In a second aspect, the present invention teaches a network of routers that can execute the above-described method.
In a third aspect, the present invention teaches a signal-bearing medium tangibly embodying a program of machine-readable instructions executable by a digital processing apparatus to perform the above-described method.
The foregoing and other objects, aspects and advantages will be better understood from the following detailed description of a preferred embodiment of the invention with reference to the drawings, in which:
Referring now to the drawings, an exemplary embodiment of the present invention will now be described.
It is assumed in this discussion that the overlay network such as shown in
The network autoconfiguration problem to be solved in the present invention is that of establishing efficient routing of data packets to the various subnets. That is, each router in the overlay network needs to know what to do with a data packet bound for one of the subnets. For each router, there are only two options. First, the router might be the router currently on-line closest to that subnet and, therefore, the router most ideal to serve as the local (last hop) router for the subnet. In that case, the router should forward the data packet directly to the subnet host/server computer. Second, if routing through another network router is better, the data packet should be forwarded to the neighboring router which provides that better routing.
According to an exemplary preferred embodiment 200 of the present invention illustrated in
In step 202, whenever router O1 learns of a host on subnet Sx, it will do a predetermined number of pings to that host to determine the distance to the subnet (i.e., to the subnet host/server) in milliseconds and, in step 203, will advertise this distance in its route protocol messages to its neighbors. When other routers hear about this subnet Sx, they will also ping to determine their distance to the subnet and similarly advertise the distance. In steps 204-206, router O1 receives distance reports from neighboring routers and compares these distances with its own distance. If a neighboring router has a better distance, in step 207, router O1 will route Sx-bound packets to that neighboring router as being the next hop. If router O1 determines that it has the best distance of all its neighboring routers, in step 208, it considers subnet Sx as being “local” and advertises itself as being the local (last hop) router for the subnet. It is noted that the best last hop router could actually be several hops away if, for example, the overlay network does not communicate directly with the subnet.
Thus, over time, by storing the subnet identifications and the corresponding next hop in a local routing table, each router develops its procedure to take whenever it receives a packet for any subnet currently available to the overlay network. A next hop is the neighbor to which packets bound for a destination are forwarded. By each router passing the subnet's presence on to other routers via route protocol messages, eventually all routers will develop their own best route to the subnet as based on the current network configuration.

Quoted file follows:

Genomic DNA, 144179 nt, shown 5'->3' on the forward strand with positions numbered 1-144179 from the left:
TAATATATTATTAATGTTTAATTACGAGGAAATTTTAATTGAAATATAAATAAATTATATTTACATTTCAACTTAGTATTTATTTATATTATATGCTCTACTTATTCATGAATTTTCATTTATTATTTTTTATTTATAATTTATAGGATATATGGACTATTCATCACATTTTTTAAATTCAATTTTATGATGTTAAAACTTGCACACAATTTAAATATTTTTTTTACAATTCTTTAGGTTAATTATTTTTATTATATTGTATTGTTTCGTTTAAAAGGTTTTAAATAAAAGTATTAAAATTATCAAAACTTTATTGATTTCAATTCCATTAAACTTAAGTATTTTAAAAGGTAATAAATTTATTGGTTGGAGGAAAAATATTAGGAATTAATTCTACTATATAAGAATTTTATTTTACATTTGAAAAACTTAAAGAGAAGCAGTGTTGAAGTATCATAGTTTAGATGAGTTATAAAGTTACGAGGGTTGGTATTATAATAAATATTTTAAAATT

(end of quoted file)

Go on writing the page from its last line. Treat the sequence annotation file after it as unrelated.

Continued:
Since the routers need to know the address of a host to which they can ping for the various subnets, the advertisement of a subnet in the routing protocol will also contain the 32 bit IP address of a host that can be pinged.
If an overlay router needs to forward a packet to a destination that the router does not know how to get to (i.e., is not in the local routing table), the router may either “blackhole” the packet (i.e. drop it), or use the standard route table in the network on which the overlay network is built.
The routes that are advertised in the route protocol message might use a two-part metric. The first part indicates the distance in milliseconds between a given subnet and the “last hop” overlay router (i.e., the router that has the shortest distance to the destination). The second part is optional and indicates the distance between the “last hop router” and the “current” router.
That is, the first part is used to determine which router is closest to the subnet. Traffic normally will be forwarded towards the router currently closest to the destination. The second part may be used to break ties when a router gets an advertisement from multiple neighbors for a particular destination and the first part of the metric is the same. Alternatively, a more complicated algorithm may be computed that uses both metrics to determine the shortest distance.
The routers can re-ping periodically to determine if the distance to a given subnet has changed (see dotted lines in